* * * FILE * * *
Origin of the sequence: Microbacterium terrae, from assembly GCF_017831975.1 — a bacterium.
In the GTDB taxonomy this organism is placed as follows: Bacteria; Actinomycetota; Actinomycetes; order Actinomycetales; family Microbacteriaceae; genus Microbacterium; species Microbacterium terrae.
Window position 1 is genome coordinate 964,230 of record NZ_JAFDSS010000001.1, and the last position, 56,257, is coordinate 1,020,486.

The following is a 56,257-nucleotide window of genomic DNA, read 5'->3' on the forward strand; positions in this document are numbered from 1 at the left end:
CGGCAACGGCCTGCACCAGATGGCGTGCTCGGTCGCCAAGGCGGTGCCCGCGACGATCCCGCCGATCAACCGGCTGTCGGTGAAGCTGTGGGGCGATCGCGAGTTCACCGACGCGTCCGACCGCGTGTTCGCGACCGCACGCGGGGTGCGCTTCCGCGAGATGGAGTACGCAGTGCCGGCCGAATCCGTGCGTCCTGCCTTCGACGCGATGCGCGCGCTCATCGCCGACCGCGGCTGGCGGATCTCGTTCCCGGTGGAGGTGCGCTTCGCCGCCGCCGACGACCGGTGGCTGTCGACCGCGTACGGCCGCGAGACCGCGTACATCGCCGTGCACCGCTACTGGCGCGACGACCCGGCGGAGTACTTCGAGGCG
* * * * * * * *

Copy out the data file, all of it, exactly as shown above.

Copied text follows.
Origin of the sequence: Microbacterium terrae, from assembly GCF_017831975.1 — a bacterium.
In the GTDB taxonomy this organism is placed as follows: Bacteria; Actinomycetota; Actinomycetes; order Actinomycetales; family Microbacteriaceae; genus Microbacterium; species Microbacterium terrae.
Window position 1 is genome coordinate 964,230 of record NZ_JAFDSS010000001.1, and the last position, 56,257, is coordinate 1,020,486.

The following is a 56,257-nucleotide window of genomic DNA, read 5'->3' on the forward strand; positions in this document are numbered from 1 at the left end:
CGGCAACGGCCTGCACCAGATGGCGTGCTCGGTCGCCAAGGCGGTGCCCGCGACGATCCCGCCGATCAACCGGCTGTCGGTGAAGCTGTGGGGCGATCGCGAGTTCACCGACGCGTCCGACCGCGTGTTCGCGACCGCACGCGGGGTGCGCTTCCGCGAGATGGAGTACGCAGTGCCGGCCGAATCCGTGCGTCCTGCCTTCGACGCGATGCGCGCGCTCATCGCCGACCGCGGCTGGCGGATCTCGTTCCCGGTGGAGGTGCGCTTCGCCGCCGCCGACGACCGGTGGCTGTCGACCGCGTACGGCCGCGAGACCGCGTACATCGCCGTGCACCGCTACTGGCGCGACGACCCGGCGGAGTACTTCGAGGCG